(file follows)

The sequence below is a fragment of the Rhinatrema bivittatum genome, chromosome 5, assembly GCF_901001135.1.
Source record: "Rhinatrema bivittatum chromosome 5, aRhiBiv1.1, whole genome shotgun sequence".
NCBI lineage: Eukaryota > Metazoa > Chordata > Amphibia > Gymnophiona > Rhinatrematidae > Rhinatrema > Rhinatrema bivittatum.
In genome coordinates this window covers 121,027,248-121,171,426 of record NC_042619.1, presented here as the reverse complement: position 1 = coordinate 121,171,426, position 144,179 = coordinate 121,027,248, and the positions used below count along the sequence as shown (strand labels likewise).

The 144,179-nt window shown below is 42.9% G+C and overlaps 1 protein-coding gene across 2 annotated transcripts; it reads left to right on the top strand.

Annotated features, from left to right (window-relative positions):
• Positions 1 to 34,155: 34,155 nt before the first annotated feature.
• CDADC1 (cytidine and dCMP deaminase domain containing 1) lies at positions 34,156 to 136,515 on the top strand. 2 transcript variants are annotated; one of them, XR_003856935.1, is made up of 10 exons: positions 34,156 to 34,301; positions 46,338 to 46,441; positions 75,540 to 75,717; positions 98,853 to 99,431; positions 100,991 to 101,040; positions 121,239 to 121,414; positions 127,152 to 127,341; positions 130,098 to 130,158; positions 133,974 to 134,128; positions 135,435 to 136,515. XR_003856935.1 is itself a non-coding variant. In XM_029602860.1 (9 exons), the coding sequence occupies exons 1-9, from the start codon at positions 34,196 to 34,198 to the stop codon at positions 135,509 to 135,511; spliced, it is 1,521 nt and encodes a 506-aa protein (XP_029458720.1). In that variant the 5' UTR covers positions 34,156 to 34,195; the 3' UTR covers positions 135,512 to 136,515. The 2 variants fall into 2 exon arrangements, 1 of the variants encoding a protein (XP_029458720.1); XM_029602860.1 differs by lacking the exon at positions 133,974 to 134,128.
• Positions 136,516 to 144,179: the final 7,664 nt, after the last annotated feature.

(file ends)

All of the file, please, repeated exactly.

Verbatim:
The sequence below is a fragment of the Rhinatrema bivittatum genome, chromosome 5, assembly GCF_901001135.1.
Source record: "Rhinatrema bivittatum chromosome 5, aRhiBiv1.1, whole genome shotgun sequence".
NCBI lineage: Eukaryota > Metazoa > Chordata > Amphibia > Gymnophiona > Rhinatrematidae > Rhinatrema > Rhinatrema bivittatum.
In genome coordinates this window covers 121,027,248-121,171,426 of record NC_042619.1, presented here as the reverse complement: position 1 = coordinate 121,171,426, position 144,179 = coordinate 121,027,248, and the positions used below count along the sequence as shown (strand labels likewise).

The 144,179-nt window shown below is 42.9% G+C and overlaps 1 protein-coding gene across 2 annotated transcripts; it reads left to right on the top strand.

Annotated features, from left to right (window-relative positions):
• Positions 1 to 34,155: 34,155 nt before the first annotated feature.
• CDADC1 (cytidine and dCMP deaminase domain containing 1) lies at positions 34,156 to 136,515 on the top strand. 2 transcript variants are annotated; one of them, XR_003856935.1, is made up of 10 exons: positions 34,156 to 34,301; positions 46,338 to 46,441; positions 75,540 to 75,717; positions 98,853 to 99,431; positions 100,991 to 101,040; positions 121,239 to 121,414; positions 127,152 to 127,341; positions 130,098 to 130,158; positions 133,974 to 134,128; positions 135,435 to 136,515. XR_003856935.1 is itself a non-coding variant. In XM_029602860.1 (9 exons), the coding sequence occupies exons 1-9, from the start codon at positions 34,196 to 34,198 to the stop codon at positions 135,509 to 135,511; spliced, it is 1,521 nt and encodes a 506-aa protein (XP_029458720.1). In that variant the 5' UTR covers positions 34,156 to 34,195; the 3' UTR covers positions 135,512 to 136,515. The 2 variants fall into 2 exon arrangements, 1 of the variants encoding a protein (XP_029458720.1); XM_029602860.1 differs by lacking the exon at positions 133,974 to 134,128.
• Positions 136,516 to 144,179: the final 7,664 nt, after the last annotated feature.